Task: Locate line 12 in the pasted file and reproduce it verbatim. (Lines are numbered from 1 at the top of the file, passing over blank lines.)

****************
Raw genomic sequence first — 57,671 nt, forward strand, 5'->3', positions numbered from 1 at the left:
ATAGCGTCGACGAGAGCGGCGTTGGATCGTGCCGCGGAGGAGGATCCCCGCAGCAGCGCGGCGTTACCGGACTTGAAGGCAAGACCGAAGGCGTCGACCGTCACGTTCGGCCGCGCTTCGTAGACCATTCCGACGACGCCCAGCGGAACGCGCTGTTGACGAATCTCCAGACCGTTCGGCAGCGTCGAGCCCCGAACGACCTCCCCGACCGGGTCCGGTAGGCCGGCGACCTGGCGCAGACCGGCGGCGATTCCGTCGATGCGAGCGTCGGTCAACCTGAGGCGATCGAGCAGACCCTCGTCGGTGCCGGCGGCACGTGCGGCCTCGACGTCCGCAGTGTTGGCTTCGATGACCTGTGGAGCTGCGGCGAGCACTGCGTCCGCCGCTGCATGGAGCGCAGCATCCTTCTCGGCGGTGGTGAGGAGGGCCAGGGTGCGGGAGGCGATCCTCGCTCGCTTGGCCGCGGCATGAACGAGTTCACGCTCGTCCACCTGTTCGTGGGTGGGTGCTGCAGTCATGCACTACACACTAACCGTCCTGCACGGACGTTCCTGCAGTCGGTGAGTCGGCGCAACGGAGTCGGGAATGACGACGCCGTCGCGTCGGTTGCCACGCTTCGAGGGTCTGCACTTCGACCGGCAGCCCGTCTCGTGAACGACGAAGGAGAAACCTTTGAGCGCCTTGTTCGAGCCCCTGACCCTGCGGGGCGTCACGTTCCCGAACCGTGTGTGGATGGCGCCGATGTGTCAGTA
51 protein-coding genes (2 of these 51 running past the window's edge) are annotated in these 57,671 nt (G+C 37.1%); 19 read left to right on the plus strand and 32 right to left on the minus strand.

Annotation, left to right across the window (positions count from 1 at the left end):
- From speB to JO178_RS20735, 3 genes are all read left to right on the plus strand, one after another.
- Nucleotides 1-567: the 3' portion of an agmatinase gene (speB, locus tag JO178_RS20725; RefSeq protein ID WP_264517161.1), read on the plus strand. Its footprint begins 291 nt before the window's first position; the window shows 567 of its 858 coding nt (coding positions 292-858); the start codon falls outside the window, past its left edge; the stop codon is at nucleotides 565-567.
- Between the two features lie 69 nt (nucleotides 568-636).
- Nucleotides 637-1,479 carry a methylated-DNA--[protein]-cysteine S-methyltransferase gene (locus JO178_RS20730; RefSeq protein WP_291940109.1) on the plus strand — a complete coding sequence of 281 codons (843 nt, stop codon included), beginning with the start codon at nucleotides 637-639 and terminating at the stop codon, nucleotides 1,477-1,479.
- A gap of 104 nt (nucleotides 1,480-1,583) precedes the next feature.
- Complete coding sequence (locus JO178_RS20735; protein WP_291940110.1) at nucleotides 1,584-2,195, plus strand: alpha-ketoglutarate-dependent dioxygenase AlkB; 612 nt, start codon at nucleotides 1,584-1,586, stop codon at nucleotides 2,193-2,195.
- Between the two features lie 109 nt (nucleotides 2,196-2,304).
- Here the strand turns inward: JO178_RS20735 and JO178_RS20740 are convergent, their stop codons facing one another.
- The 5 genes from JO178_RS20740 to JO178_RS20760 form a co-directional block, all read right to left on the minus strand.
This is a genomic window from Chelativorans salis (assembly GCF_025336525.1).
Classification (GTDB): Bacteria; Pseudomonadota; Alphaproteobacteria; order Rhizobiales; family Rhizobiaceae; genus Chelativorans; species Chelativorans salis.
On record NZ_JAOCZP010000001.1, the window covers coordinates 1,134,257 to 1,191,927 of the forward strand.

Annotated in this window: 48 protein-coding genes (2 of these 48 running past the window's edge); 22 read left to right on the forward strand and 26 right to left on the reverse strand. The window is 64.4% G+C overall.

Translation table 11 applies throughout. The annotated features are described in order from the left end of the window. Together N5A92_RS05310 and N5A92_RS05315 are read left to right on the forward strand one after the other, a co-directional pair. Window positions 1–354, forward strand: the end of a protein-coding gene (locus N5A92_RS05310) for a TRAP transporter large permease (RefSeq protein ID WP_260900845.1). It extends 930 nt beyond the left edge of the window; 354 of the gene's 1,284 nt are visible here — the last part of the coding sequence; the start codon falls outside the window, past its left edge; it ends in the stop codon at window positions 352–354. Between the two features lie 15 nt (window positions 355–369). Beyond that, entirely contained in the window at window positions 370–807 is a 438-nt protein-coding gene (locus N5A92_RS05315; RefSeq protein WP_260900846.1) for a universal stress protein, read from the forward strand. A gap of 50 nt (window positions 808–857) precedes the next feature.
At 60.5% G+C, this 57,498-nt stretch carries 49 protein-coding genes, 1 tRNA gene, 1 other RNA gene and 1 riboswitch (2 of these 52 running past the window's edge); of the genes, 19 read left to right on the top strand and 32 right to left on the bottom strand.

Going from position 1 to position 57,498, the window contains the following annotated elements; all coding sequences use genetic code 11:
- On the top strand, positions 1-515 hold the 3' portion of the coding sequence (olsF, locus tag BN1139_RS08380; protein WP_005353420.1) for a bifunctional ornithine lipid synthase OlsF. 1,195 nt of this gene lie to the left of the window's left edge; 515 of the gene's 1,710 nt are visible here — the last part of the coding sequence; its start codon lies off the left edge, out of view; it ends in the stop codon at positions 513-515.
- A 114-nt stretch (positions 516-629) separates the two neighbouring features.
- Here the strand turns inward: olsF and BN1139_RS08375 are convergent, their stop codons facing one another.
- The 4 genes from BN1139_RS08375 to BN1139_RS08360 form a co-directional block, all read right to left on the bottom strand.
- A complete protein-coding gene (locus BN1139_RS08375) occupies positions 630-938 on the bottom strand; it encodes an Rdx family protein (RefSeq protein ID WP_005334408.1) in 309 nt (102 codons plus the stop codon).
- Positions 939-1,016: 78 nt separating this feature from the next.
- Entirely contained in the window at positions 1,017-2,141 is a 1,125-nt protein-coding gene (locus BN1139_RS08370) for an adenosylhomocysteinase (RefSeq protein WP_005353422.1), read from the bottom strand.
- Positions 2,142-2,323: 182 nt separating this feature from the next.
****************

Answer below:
- Here the strand turns inward: JO178_RS20735 and JO178_RS20740 are convergent, their stop codons facing one another.